Sound journalism, grounded in facts and Biblical truth | Donate

While Washington fiddles

Ukraine’s Donbass region faces life-and-death fallout over impeachment

You have {{ remainingArticles }} free {{ counterWords }} remaining. You've read all of your free articles.

Full access isn’t far.

We can’t release more of our sound journalism without a subscription, but we can make it easy for you to come aboard.

Get started for as low as $3.99 per month.

Current WORLD subscribers can log in to access content. Just go to "SIGN IN" at the top right.


Already a member? Sign in.

A column of Russian trucks rolled to the border with Ukraine on Feb. 5 as U.S. senators in Washington prepared to vote on whether to remove from office President Donald Trump. The Russian convoy carried ammunition, weapons, and military equipment—all to reinforce Russian-backed rebels and Russian units that in 2014 took control of eastern Ukraine.

Ukrainian Defense Ministry officials report the trucks crossed into the Eastern European nation, which gained its independence from the Soviet Union in 1991, near the village of Diakove in Luhansk. Much of Luhansk and Donetsk, a region known as Donbass, essentially has become Russian territory, with Ukraine’s military forced to hold a 280-mile front line for six years.

Moscow has tested some of its latest weaponry in Donbass, while Ukraine’s army relies on Soviet-era aircraft and outdated weapons. A January video clip showed one Ukrainian unit using the M1910 Maxim machine gun, a once-revolutionary weapon used in Imperial Russia before World War I.

That disparity is the forgotten centerpiece of Trump’s controversial decision last year to withhold $400 million in military aid from Ukraine. Trump’s willingness to condition that aid to Ukraine investigating his domestic political opponents threatened Ukraine’s security. Democrats, by leaping to open an unbounded campaign to remove Trump, also showed their willingness to risk Ukraine’s future.

No one looking seriously at the Russian threat can cheer the Democrats’ hapless conduct of impeachment proceedings. Nor can anyone applaud Trump’s victory lap once the Senate acquitted him on Feb. 5—within hours of fresh Russian armaments rolling into Ukraine.

Ukraine lost much during the five-month Washington debacle. The Russian convoy signals that momentum toward a bilateral pullout from Donbass—spearheaded by Ukrainian President Volodymyr Zelensky—has ended. Republicans and Democrats’ bipartisan effort to maintain sanctions and diplomatic pressure on Russia may also be finished. Zelensky emerges from the impeachment melodrama a weaker leader, even though he was elected in a landslide last year. Trump and his lawyers have seen to that, touting Ukraine as a bad actor who let the United States down.

This emboldens Russian President Vladimir Putin, whose expansionist aims extend into other former Soviet states. Putin is likely to redouble efforts to control Ukraine and extend the Kremlin’s reach into Europe.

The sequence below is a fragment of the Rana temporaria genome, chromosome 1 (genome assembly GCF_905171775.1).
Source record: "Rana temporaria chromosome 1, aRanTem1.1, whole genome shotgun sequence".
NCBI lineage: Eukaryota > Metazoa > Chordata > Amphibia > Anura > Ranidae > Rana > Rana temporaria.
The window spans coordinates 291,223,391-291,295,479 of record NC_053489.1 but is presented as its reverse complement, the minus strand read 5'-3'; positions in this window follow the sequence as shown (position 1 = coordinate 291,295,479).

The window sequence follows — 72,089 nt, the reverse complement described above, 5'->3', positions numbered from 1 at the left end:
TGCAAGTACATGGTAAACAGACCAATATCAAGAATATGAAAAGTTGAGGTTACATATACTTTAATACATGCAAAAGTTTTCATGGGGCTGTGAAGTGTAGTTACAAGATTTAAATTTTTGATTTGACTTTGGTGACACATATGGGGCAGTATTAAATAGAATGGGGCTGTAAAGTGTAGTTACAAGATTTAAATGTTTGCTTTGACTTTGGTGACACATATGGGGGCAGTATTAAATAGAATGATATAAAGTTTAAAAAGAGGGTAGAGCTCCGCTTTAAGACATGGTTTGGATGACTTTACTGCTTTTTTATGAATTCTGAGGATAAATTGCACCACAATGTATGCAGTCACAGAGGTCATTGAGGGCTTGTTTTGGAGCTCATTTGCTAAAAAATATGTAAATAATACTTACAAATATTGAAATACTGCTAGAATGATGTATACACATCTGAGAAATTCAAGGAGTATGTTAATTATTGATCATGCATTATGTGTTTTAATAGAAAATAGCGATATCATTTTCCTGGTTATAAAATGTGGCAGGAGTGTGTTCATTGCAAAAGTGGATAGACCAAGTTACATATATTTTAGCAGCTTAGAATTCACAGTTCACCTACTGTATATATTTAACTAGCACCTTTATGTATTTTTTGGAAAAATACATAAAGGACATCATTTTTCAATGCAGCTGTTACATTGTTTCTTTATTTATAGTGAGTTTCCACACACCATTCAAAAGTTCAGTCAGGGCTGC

Ukrainian soldiers near Odradivka in eastern Ukraine.

Ukrainian soldiers near Odradivka in eastern Ukraine. Evgeniy Maloletka/AP

Ukrainians already have paid a high price for Russian occupation in Donbass. More than 14,000 have died in the conflict. The region’s economy has never recovered. To cash a monthly check, elderly pensioners take buses to cities outside the zone, as no banks have reopened since 2014. Authorities have outlawed non-Orthodox religious groups, forcibly closing churches, seizing property, and making many religious activities illegal. “You cannot serve a soup kitchen. You cannot spread or receive humanitarian aid. There is no place to complain. There is no one to stand for them,” said Mission Eurasia President Sergey Rakhuba.

Ukraine as political theater isn’t going away. Despite the vote against Trump’s removal, at least 17 Republican senators say the president committed “an improper-but-not-impeachable offense,” according to a morning-after survey by The Dispatch. Sen. Lamar Alexander, R-Tenn., who made a decided move against impeachment, was clear in his statement to call Trump’s actions “inappropriate.” Those views are important because they stand at odds with what Trump and his legal defense team claim. A conclusive impeachment vote hasn’t resolved those differences.

Further revelations are likely, including from former national security adviser John Bolton, whose book covering Trump foreign policy is due out mid-March. Bolton, while controversial, has a reputation as a straight shooter. Critics won’t easily be able to dismiss his account. Alexander and Sen. Mitt Romney, R-Utah, who voted for one count of impeachment, are former governors with long records in public life. Voters weary of Democrats’ grandstanding also tire of Trump treating serious critics with public contempt. Demeaning the office one holds becomes self-defeating.

Playing with foreign policy, too, can cost lives. Ask the Ukrainians in Donbass.

Mindy Belz

Mindy is a former senior editor for WORLD Magazine and wrote the publication’s first cover story in 1986. She has covered wars in Syria, Afghanistan, Africa, and the Balkans, and she recounts some of her experiences in They Say We Are Infidels: On the Run From ISIS With Persecuted Christians in the Middle East. Mindy resides with her husband, Nat, in Asheville, N.C.



Please wait while we load the latest comments...